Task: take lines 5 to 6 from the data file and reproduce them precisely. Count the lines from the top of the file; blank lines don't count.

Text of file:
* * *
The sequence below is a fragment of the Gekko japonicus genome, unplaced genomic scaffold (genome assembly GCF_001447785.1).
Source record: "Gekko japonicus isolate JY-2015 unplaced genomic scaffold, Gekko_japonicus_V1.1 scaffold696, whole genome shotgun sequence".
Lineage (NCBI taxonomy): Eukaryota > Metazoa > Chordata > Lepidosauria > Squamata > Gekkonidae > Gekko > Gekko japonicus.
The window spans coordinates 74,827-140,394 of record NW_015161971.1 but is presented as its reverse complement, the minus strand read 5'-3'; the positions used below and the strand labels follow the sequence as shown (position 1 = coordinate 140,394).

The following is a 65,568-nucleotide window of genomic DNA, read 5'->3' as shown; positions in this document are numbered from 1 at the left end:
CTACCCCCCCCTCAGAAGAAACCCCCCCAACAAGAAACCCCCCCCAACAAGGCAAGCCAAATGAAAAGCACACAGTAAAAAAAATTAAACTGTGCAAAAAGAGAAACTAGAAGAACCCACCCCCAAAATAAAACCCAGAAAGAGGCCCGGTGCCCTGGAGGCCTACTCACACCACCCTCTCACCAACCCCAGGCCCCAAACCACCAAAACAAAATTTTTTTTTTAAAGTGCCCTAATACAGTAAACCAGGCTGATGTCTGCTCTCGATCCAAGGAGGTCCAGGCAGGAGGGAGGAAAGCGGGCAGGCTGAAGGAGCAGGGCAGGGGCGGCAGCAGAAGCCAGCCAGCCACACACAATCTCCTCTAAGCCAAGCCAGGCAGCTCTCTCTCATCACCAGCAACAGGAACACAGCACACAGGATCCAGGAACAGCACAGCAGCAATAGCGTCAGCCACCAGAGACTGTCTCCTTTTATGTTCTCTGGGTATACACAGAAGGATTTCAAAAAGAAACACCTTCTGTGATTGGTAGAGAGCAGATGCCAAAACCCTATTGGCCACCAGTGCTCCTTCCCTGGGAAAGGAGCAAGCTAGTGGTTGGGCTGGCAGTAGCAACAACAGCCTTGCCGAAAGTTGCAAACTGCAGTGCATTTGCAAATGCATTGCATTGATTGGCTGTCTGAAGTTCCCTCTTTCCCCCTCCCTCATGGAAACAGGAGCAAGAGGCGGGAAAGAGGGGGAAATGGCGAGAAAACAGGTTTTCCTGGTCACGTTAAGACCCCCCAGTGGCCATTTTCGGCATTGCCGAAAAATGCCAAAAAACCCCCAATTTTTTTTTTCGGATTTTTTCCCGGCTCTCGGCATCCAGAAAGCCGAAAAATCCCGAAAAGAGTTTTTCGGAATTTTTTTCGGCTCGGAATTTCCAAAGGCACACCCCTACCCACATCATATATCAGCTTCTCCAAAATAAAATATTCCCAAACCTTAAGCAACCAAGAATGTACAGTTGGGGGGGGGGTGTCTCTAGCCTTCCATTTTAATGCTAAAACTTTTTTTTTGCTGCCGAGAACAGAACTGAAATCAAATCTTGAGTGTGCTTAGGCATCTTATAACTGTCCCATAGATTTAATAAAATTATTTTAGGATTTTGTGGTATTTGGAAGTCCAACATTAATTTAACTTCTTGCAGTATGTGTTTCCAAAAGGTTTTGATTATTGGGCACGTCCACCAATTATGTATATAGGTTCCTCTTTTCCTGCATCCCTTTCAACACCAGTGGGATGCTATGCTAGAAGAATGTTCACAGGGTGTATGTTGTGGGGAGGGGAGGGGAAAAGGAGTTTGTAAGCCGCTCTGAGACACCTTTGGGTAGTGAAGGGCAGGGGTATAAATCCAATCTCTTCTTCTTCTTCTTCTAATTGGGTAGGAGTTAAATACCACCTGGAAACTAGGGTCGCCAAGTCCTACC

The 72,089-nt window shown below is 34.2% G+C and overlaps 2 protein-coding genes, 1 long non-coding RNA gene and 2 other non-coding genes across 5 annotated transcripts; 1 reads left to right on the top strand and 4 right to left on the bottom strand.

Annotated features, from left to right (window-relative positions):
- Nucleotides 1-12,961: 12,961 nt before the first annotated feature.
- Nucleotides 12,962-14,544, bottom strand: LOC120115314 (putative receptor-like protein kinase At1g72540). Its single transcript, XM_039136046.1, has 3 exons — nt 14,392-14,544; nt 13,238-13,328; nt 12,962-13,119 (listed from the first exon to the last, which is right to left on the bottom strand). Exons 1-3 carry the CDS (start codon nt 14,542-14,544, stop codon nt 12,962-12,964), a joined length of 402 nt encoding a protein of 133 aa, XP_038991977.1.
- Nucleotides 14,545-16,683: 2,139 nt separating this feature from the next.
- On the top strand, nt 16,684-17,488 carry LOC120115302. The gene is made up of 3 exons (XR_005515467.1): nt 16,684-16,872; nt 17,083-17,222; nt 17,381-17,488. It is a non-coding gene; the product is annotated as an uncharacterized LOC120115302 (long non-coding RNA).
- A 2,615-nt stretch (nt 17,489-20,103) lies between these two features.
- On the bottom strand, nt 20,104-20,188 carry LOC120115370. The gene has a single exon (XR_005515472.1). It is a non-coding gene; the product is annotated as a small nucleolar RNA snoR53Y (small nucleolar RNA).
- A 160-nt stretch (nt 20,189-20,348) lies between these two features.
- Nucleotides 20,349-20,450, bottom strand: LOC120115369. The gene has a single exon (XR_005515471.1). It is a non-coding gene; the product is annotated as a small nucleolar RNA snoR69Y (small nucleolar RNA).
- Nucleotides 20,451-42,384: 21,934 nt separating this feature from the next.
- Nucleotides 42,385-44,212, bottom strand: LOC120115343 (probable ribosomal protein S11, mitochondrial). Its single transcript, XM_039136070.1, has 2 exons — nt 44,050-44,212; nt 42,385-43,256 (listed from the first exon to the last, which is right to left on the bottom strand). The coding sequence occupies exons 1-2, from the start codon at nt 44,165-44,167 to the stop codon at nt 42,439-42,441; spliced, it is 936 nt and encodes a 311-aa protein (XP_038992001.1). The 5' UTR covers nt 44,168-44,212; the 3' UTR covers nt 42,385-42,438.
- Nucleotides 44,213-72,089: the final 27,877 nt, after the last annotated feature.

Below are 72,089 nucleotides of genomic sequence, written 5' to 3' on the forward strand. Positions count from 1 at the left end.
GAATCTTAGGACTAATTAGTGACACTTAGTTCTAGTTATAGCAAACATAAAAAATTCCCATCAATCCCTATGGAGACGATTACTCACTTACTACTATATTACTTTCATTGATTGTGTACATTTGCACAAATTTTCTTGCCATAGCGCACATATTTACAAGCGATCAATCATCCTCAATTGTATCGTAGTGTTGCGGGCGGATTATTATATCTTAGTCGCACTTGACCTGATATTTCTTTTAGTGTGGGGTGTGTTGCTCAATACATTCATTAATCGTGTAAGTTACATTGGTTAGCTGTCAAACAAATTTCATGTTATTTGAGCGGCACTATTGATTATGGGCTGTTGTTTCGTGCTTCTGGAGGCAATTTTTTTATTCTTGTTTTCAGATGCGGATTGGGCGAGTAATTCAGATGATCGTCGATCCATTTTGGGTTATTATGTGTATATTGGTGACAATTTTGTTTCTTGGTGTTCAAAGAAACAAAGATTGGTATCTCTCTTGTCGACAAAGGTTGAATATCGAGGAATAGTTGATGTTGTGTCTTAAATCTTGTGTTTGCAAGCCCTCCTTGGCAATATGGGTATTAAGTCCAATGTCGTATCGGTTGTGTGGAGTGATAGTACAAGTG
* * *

The following is a 65,568-nucleotide window of genomic DNA, read 5'->3' as shown; positions in this document are numbered from 1 at the left end:
CTACCCCCCCCTCAGAAGAAACCCCCCCAACAAGAAACCCCCCCCAACAAGGCAAGCCAAATGAAAAGCACACAGTAAAAAAAATTAAACTGTGCAAAAAGAGAAACTAGAAGAACCCACCCCCAAAATAAAACCCAGAAAGAGGCCCGGTGCCCTGGAGGCCTACTCACACCACCCTCTCACCAACCCCAGGCCCCAAACCACCAAAACAAAATTTTTTTTTTAAAGTGCCCTAATACAGTAAACCAGGCTGATGTCTGCTCTCGATCCAAGGAGGTCCAGGCAGGAGGGAGGAAAGCGGGCAGGCTGAAGGAGCAGGGCAGGGGCGGCAGCAGAAGCCAGCCAGCCACACACAATCTCCTCTAAGCCAAGCCAGGCAGCTCTCTCTCATCACCAGCAACAGGAACACAGCACACAGGATCCAGGAACAGCACAGCAGCAATAGCGTCAGCCACCAGAGACTGTCTCCTTTTATGTTCTCTGGGTATACACAGAAGGATTTCAAAAAGAAACACCTTCTGTGATTGGTAGAGAGCAGATGCCAAAACCCTATTGGCCACCAGTGCTCCTTCCCTGGGAAAGGAGCAAGCTAGTGGTTGGGCTGGCAGTAGCAACAACAGCCTTGCCGAAAGTTGCAAACTGCAGTGCATTTGCAAATGCATTGCATTGATTGGCTGTCTGAAGTTCCCTCTTTCCCCCTCCCTCATGGAAACAGGAGCAAGAGGCGGGAAAGAGGGGGAAATGGCGAGAAAACAGGTTTTCCTGGTCACGTTAAGACCCCCCAGTGGCCATTTTCGGCATTGCCGAAAAATGCCAAAAAACCCCCAATTTTTTTTTTCGGATTTTTTCCCGGCTCTCGGCATCCAGAAAGCCGAAAAATCCCGAAAAGAGTTTTTCGGAATTTTTTTCGGCTCGGAATTTCCAAAGGCACACCCCTACCCACATCATATATCAGCTTCTCCAAAATAAAATATTCCCAAACCTTAAGCAACCAAGAATGTACAGTTGGGGGGGGGGTGTCTCTAGCCTTCCATTTTAATGCTAAAACTTTTTTTTTGCTGCCGAGAACAGAACTGAAATCAAATCTTGAGTGTGCTTAGGCATCTTATAACTGTCCCATAGATTTAATAAAATTATTTTAGGATTTTGTGGTATTTGGAAGTCCAACATTAATTTAACTTCTTGCAGTATGTGTTTCCAAAAGGTTTTGATTATTGGGCACGTCCACCAATTATGTATATAGGTTCCTCTTTTCCTGCATCCCTTTCAACACCAGTGGGATGCTATGCTAGAAGAATGTTCACAGGGTGTATGTTGTGGGGAGGGGAGGGGAAAAGGAGTTTGTAAGCCGCTCTGAGACACCTTTGGGTAGTGAAGGGCAGGGGTATAAATCCAATCTCTTCTTCTTCTTCTTCTAATTGGGTAGGAGTTAAATACCACCTGGAAACTAGGGTCGCCAAGTCCTACC